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In Genesis It is said, In the beginning there was God so if anything was created it was created out of this energy we call God according to Christian doctrine with a dash of science. We interact with crude energy and when at peace can feel the ripples of a subtle energy, which some would say is a metaphysical science trying to explain the awe experience. Therefore, let's say Jesus says to his followers or Christians that if they reach heaven the place of awe and there are no non Christians there then they are not in heaven, but an alternative created by their own doctrine.

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Well, we can start with emotions. They are not material. But they are real. Thoughts and consciousness are not material, but they are real. Dreams are not material, but they are real. None of these things violate the laws of nature (as we understand them).

 

But what about claims of telekinesis? What about claims of clairvoyance? What about claims of the pseudo-sciences (astrology, tarot card reading, mediums). None of these claims are material. But is there any evidence to support the notion that they are real? Are they in accord with the laws of nature (as we understand them)?

 

Our emotions are writ large in our biochemistry, as are our thoughts or at least the experience thereof.

 

Despite the nonsense we come across, I am not aware of any reputable report of telekinesis, or clairvoyance and never mind the other pseudo-sciences you mentioned. Either way they are all written in the physical at least as far as I can tell. I linked to Susan Blackmore, she believed passionately in this nonsense. She even did a PhD on the subject but after twenty years of study and promoting the subject she realized there is no real evidence for these pseudo-sciences.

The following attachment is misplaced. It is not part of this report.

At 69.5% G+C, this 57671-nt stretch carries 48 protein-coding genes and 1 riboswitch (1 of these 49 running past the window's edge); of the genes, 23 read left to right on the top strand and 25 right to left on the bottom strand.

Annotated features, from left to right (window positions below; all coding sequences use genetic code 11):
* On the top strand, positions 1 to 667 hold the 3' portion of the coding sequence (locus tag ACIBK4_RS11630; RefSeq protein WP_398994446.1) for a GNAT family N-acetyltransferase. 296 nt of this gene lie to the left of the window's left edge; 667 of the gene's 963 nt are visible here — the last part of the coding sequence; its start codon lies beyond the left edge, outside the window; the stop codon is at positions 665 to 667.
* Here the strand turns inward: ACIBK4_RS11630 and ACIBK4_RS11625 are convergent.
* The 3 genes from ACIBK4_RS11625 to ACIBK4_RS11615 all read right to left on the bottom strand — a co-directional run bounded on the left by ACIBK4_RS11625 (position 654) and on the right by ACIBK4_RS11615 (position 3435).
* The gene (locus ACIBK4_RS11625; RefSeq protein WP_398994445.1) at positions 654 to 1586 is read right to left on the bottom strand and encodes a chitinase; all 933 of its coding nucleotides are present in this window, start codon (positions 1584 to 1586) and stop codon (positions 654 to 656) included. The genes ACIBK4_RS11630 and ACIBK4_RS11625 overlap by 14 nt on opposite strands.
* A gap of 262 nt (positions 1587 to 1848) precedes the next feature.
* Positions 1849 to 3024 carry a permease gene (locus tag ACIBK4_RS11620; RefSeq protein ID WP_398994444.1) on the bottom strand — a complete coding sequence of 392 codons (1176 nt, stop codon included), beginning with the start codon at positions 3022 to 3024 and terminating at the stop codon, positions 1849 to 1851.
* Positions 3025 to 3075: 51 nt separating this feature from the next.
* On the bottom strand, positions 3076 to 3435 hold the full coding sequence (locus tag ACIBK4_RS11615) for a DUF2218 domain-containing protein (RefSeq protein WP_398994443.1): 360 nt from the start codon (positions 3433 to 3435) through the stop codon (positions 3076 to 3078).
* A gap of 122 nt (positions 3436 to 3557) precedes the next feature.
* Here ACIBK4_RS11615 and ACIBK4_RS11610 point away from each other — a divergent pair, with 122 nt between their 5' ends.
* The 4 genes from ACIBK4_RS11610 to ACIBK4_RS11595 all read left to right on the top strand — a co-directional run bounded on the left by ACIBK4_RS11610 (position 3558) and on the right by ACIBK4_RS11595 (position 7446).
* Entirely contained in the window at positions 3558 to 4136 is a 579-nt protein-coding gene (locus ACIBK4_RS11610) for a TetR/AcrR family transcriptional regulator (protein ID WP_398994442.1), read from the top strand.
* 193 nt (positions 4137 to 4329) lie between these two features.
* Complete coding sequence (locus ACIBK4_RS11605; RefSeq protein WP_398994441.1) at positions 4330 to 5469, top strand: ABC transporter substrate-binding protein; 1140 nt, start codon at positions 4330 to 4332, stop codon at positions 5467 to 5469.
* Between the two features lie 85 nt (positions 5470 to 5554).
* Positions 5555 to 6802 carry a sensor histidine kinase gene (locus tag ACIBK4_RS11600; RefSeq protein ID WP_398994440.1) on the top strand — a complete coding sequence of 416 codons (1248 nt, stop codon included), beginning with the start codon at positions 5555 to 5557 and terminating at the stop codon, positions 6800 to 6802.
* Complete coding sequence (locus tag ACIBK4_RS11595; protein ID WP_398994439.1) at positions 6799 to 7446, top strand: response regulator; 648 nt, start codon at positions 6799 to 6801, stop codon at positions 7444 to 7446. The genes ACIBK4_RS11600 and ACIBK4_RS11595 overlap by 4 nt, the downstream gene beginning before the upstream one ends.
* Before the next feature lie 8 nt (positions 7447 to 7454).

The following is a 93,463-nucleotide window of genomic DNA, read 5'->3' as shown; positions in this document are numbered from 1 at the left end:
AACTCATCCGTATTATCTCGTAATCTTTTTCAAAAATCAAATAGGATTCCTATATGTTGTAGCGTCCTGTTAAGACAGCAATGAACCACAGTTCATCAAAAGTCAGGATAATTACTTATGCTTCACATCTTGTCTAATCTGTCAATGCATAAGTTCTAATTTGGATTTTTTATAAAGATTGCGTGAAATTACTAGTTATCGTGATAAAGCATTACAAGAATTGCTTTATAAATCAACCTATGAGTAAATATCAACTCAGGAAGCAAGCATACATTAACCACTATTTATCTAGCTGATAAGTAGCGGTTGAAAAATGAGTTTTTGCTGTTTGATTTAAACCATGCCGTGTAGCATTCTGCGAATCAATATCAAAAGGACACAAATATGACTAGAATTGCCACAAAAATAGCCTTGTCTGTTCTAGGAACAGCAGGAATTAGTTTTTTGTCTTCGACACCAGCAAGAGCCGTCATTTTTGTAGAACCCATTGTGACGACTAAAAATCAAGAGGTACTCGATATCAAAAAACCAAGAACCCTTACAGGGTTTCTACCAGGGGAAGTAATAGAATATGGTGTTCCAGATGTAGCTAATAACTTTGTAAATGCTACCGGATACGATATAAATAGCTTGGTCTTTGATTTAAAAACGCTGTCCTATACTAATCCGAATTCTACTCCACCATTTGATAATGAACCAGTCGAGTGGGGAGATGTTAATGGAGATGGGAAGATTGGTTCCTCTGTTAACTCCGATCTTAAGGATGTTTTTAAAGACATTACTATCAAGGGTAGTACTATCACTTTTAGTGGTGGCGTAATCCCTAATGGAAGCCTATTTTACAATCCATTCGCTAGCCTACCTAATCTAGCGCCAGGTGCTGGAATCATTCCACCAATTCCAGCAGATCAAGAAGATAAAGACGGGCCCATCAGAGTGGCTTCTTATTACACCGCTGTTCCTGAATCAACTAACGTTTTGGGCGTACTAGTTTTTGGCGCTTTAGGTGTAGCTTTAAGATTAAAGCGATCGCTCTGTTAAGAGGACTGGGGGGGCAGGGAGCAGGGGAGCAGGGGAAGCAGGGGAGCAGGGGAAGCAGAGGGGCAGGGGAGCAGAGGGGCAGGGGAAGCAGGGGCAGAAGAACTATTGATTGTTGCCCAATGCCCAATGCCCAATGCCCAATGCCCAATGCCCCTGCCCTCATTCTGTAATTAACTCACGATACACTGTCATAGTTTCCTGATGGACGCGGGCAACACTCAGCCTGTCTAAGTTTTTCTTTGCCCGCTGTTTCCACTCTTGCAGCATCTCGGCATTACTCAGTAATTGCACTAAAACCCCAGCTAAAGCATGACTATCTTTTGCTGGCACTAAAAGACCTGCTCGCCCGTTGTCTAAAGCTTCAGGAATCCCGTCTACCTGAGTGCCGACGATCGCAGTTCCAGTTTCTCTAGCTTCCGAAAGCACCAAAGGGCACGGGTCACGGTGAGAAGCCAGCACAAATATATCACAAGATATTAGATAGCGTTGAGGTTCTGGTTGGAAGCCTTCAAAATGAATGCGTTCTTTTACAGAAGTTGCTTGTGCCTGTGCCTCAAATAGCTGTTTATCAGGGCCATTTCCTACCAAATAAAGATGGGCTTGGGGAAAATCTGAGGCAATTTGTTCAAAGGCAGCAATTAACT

Edited by romansh
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Bill, thanks for the examples and I believe I get what you mean by nature.

 

I agree with your understanding of theism and I do not believe that God is a being, just a bigger, supreme being than man. I think this is human thinking over the centuries and still accepted by many today. But I think it is mistaken and misleading.

 

I guess in my understanding of panentheism God is also not a supernatural being, rather there is only Being and all that is, is 'in, of and because of' Being. I am not a pantheist in that I don't believe we or the world is God (this truth is evident to me when I look at my friends and know they are not God). I am more attracted to the paradox of the One and the many. I believe theism defines God as person: I don't think God is person like us, only bigger or supreme but I do believe it is 'accurate' to describe the relationship of the human to the Divine as personal. I think John hits on it in his gospel when he says that God is Love and Jesus calls God, Abba/Daddy. I have never known a true abba (daddy or mommy) or love that is not personal, that is not relational.

 

I also believe it is 'valid' in this understanding to say that Divinity in in the midst of humanity. So there is no need for a miraculous, supernatural intervention or in-breaking where God already is. And the footnote would add that no laws of nature were broken in this model. I'm not even sure God 'uses' nature but I do allow that Being 'calls' in and through creation to humanity to grow and Become Human.